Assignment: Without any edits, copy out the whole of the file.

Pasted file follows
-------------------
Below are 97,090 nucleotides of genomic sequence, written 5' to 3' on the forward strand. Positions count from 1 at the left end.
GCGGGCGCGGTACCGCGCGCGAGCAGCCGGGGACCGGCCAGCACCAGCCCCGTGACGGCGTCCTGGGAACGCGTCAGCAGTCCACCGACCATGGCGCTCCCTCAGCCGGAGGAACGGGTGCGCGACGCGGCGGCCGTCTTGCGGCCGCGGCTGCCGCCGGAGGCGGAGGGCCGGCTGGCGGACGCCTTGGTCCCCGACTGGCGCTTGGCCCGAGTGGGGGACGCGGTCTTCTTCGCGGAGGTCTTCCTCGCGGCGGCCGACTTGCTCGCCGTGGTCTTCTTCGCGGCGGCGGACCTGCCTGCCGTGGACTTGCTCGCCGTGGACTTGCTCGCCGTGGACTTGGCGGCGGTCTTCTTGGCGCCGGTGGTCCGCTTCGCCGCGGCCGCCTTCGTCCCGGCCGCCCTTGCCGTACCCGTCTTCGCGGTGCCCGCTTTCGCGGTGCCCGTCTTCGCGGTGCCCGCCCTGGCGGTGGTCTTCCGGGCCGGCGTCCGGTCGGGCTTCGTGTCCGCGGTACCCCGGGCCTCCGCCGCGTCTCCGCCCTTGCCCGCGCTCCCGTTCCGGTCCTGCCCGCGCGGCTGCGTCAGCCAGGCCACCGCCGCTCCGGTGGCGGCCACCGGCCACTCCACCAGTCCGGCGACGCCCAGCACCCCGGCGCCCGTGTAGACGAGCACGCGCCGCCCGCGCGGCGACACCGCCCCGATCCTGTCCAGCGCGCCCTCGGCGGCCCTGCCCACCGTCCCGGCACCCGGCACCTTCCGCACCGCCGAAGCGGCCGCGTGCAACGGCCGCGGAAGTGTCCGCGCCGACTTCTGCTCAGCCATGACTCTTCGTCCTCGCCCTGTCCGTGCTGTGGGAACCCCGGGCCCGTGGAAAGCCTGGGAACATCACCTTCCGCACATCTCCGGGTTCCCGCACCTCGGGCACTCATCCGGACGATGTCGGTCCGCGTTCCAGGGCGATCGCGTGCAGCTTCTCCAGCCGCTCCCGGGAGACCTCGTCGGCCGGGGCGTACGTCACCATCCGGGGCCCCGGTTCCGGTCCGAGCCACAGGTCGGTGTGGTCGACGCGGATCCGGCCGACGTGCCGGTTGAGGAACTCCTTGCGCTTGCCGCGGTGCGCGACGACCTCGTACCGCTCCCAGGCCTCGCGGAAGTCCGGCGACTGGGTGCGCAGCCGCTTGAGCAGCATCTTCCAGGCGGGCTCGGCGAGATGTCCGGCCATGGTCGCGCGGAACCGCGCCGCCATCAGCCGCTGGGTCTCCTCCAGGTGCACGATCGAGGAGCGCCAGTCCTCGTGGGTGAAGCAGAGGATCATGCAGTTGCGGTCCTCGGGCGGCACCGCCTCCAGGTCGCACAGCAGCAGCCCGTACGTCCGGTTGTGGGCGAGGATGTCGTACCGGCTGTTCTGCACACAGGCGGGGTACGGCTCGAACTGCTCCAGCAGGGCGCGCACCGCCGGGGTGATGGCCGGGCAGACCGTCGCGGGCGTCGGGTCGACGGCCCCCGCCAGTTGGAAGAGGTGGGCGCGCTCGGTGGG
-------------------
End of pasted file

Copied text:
Below are 97,090 nucleotides of genomic sequence, written 5' to 3' on the forward strand. Positions count from 1 at the left end.
GCGGGCGCGGTACCGCGCGCGAGCAGCCGGGGACCGGCCAGCACCAGCCCCGTGACGGCGTCCTGGGAACGCGTCAGCAGTCCACCGACCATGGCGCTCCCTCAGCCGGAGGAACGGGTGCGCGACGCGGCGGCCGTCTTGCGGCCGCGGCTGCCGCCGGAGGCGGAGGGCCGGCTGGCGGACGCCTTGGTCCCCGACTGGCGCTTGGCCCGAGTGGGGGACGCGGTCTTCTTCGCGGAGGTCTTCCTCGCGGCGGCCGACTTGCTCGCCGTGGTCTTCTTCGCGGCGGCGGACCTGCCTGCCGTGGACTTGCTCGCCGTGGACTTGCTCGCCGTGGACTTGGCGGCGGTCTTCTTGGCGCCGGTGGTCCGCTTCGCCGCGGCCGCCTTCGTCCCGGCCGCCCTTGCCGTACCCGTCTTCGCGGTGCCCGCTTTCGCGGTGCCCGTCTTCGCGGTGCCCGCCCTGGCGGTGGTCTTCCGGGCCGGCGTCCGGTCGGGCTTCGTGTCCGCGGTACCCCGGGCCTCCGCCGCGTCTCCGCCCTTGCCCGCGCTCCCGTTCCGGTCCTGCCCGCGCGGCTGCGTCAGCCAGGCCACCGCCGCTCCGGTGGCGGCCACCGGCCACTCCACCAGTCCGGCGACGCCCAGCACCCCGGCGCCCGTGTAGACGAGCACGCGCCGCCCGCGCGGCGACACCGCCCCGATCCTGTCCAGCGCGCCCTCGGCGGCCCTGCCCACCGTCCCGGCACCCGGCACCTTCCGCACCGCCGAAGCGGCCGCGTGCAACGGCCGCGGAAGTGTCCGCGCCGACTTCTGCTCAGCCATGACTCTTCGTCCTCGCCCTGTCCGTGCTGTGGGAACCCCGGGCCCGTGGAAAGCCTGGGAACATCACCTTCCGCACATCTCCGGGTTCCCGCACCTCGGGCACTCATCCGGACGATGTCGGTCCGCGTTCCAGGGCGATCGCGTGCAGCTTCTCCAGCCGCTCCCGGGAGACCTCGTCGGCCGGGGCGTACGTCACCATCCGGGGCCCCGGTTCCGGTCCGAGCCACAGGTCGGTGTGGTCGACGCGGATCCGGCCGACGTGCCGGTTGAGGAACTCCTTGCGCTTGCCGCGGTGCGCGACGACCTCGTACCGCTCCCAGGCCTCGCGGAAGTCCGGCGACTGGGTGCGCAGCCGCTTGAGCAGCATCTTCCAGGCGGGCTCGGCGAGATGTCCGGCCATGGTCGCGCGGAACCGCGCCGCCATCAGCCGCTGGGTCTCCTCCAGGTGCACGATCGAGGAGCGCCAGTCCTCGTGGGTGAAGCAGAGGATCATGCAGTTGCGGTCCTCGGGCGGCACCGCCTCCAGGTCGCACAGCAGCAGCCCGTACGTCCGGTTGTGGGCGAGGATGTCGTACCGGCTGTTCTGCACACAGGCGGGGTACGGCTCGAACTGCTCCAGCAGGGCGCGCACCGCCGGGGTGATGGCCGGGCAGACCGTCGCGGGCGTCGGGTCGACGGCCCCCGCCAGTTGGAAGAGGTGGGCGCGCTCGGTGGG